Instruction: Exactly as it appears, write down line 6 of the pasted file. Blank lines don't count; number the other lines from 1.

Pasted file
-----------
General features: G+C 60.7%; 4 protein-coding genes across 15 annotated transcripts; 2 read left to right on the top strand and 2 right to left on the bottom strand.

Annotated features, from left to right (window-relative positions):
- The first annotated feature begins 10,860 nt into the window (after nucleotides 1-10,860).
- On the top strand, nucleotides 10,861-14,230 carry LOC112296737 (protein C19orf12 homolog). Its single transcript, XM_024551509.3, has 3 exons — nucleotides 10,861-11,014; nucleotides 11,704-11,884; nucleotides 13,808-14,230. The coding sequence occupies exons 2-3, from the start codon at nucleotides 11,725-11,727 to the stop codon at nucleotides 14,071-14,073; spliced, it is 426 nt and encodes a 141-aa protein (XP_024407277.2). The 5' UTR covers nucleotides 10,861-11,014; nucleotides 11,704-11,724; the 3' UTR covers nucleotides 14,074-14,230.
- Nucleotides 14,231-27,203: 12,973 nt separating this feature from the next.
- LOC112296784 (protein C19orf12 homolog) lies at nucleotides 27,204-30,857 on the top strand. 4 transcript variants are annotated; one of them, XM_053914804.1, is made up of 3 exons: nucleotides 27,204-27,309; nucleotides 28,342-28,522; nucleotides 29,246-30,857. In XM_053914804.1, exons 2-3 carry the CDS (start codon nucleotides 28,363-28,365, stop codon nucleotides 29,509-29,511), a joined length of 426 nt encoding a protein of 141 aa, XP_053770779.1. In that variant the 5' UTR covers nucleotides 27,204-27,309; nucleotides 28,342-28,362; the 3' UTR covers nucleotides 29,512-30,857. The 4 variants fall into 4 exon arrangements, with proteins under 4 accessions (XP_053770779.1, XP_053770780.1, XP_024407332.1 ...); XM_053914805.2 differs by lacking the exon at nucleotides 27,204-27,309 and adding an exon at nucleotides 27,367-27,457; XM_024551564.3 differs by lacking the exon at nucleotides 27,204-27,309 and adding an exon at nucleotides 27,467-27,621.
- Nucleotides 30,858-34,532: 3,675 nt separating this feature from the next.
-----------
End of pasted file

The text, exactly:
- LOC112296784 (protein C19orf12 homolog) lies at nucleotides 27,204-30,857 on the top strand. 4 transcript variants are annotated; one of them, XM_053914804.1, is made up of 3 exons: nucleotides 27,204-27,309; nucleotides 28,342-28,522; nucleotides 29,246-30,857. In XM_053914804.1, exons 2-3 carry the CDS (start codon nucleotides 28,363-28,365, stop codon nucleotides 29,509-29,511), a joined length of 426 nt encoding a protein of 141 aa, XP_053770779.1. In that variant the 5' UTR covers nucleotides 27,204-27,309; nucleotides 28,342-28,362; the 3' UTR covers nucleotides 29,512-30,857. The 4 variants fall into 4 exon arrangements, with proteins under 4 accessions (XP_053770779.1, XP_053770780.1, XP_024407332.1 ...); XM_053914805.2 differs by lacking the exon at nucleotides 27,204-27,309 and adding an exon at nucleotides 27,367-27,457; XM_024551564.3 differs by lacking the exon at nucleotides 27,204-27,309 and adding an exon at nucleotides 27,467-27,621.